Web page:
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Chickasaw National Recreation Area
the nature center and museum 6.50 Oklahoma ratingStar
Chickasaw National Recreation Area guyonthego

Chickasaw National Recreation Area is a 10,000 acre park that was created to protect a number of freshwater springs. This US government park opened in 1904, making it the oldest such park in Oklahoma. In addition to the natural springs, the park has a 2,350 acre manmade lake, hiking trails and a nature center/museum.

The Chickasaw Tribe sold this land to the US government in 1902, in order to protect the springs. It became the Platt National Park in 1906, and in its heyday the park was a major gathering spot and something of a boomtown as people flocked here to escape the heat and to seek cures for ailments. The springs were considered to have magical healing properties such that even doctors wrote prescriptions for them. In the 1930s, the Civilian Conservation Corps built park projects such as roads, bridges and basins. The park was combined with a nearby recreation area in the 1970s, and took its present name at that time.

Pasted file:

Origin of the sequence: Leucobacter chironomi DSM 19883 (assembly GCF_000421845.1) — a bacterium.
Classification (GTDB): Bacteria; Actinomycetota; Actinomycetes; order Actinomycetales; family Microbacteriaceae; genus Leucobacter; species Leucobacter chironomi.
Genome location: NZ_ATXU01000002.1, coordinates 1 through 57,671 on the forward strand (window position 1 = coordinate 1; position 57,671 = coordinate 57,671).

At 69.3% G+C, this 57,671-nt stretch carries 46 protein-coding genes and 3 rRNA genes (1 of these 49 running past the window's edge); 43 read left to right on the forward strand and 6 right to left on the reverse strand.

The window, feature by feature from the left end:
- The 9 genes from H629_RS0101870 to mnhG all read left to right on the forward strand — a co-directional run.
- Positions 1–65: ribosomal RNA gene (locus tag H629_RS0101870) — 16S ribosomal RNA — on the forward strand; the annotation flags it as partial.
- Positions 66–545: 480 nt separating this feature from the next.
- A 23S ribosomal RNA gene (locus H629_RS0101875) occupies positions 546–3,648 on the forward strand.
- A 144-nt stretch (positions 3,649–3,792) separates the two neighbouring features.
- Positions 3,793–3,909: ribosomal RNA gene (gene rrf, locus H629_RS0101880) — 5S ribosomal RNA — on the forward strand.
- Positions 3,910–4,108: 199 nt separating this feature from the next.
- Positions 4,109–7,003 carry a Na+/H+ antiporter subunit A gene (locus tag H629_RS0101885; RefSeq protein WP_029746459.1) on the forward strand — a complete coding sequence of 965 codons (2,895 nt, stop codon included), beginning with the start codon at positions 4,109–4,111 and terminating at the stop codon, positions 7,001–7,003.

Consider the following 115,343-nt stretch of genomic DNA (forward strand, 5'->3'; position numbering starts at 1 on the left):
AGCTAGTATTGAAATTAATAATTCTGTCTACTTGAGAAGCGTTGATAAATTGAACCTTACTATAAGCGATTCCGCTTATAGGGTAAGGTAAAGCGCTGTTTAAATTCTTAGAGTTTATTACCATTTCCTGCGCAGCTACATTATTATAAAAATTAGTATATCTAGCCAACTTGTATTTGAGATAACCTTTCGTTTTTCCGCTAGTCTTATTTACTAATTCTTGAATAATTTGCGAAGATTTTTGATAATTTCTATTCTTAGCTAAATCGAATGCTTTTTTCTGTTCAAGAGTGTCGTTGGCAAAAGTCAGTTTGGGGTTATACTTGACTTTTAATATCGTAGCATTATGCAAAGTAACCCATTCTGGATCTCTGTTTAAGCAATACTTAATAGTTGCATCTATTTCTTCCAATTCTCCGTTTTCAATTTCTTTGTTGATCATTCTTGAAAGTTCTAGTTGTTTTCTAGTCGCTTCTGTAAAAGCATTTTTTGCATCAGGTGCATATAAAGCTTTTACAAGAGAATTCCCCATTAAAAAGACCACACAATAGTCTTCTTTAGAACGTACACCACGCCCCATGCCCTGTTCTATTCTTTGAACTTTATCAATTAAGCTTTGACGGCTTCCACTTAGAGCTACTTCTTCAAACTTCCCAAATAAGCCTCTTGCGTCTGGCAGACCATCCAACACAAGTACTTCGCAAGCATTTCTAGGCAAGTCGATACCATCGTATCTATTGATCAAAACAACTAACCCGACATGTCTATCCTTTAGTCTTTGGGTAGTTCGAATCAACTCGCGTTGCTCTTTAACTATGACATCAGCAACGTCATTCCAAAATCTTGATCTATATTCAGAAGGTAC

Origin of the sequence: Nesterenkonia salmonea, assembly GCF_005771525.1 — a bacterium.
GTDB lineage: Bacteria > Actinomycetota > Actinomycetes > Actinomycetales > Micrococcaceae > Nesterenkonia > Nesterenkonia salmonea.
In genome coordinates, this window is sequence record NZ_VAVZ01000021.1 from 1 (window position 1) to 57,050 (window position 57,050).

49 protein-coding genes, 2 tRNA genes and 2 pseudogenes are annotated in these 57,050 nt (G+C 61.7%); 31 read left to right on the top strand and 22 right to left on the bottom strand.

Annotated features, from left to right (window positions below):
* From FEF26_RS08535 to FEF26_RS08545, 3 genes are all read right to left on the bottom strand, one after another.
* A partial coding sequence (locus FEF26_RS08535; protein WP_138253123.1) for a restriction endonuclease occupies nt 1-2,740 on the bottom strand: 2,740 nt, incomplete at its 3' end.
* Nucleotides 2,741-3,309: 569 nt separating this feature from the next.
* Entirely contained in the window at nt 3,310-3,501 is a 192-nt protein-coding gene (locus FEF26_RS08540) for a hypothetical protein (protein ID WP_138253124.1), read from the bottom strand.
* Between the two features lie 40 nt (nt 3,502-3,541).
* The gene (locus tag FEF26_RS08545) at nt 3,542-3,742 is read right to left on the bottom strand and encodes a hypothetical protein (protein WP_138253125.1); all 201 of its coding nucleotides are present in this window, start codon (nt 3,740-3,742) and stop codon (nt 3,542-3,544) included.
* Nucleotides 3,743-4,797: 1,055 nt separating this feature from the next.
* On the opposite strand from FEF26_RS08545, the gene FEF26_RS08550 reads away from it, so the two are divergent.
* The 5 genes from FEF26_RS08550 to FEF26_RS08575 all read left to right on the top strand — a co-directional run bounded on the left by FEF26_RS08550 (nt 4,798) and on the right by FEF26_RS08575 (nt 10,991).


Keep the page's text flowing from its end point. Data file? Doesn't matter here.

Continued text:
The former national park area includes the natural springs and a nature center. The nature center has live snakes and fish as well as information about ecosystems and the springs’ functionality. The main walking trails are located behind the nature center, where a gravel path forms a loop and connects to several dirt trail extensions. The gravel path was a pleasant short walk in the woods and passed by some springs. The dirt extensions did not add much and the Prairie Loop Trail extension was overgrown with brush. There is a short trail on Bromide Hill which has decent views of the town and also a concrete walking path around Veteran’s Lake. Additional springs located near the town had some historical interpretive signs. While the springs were somewhat distinctive, background information was scant. The attractions here were insufficiently notable to recommend a visit. The park can work though for recreational boating or as a picnic venue. Boaters flock to the 2,350 acre Lake of the Arbuckles in summer, especially on weekends.
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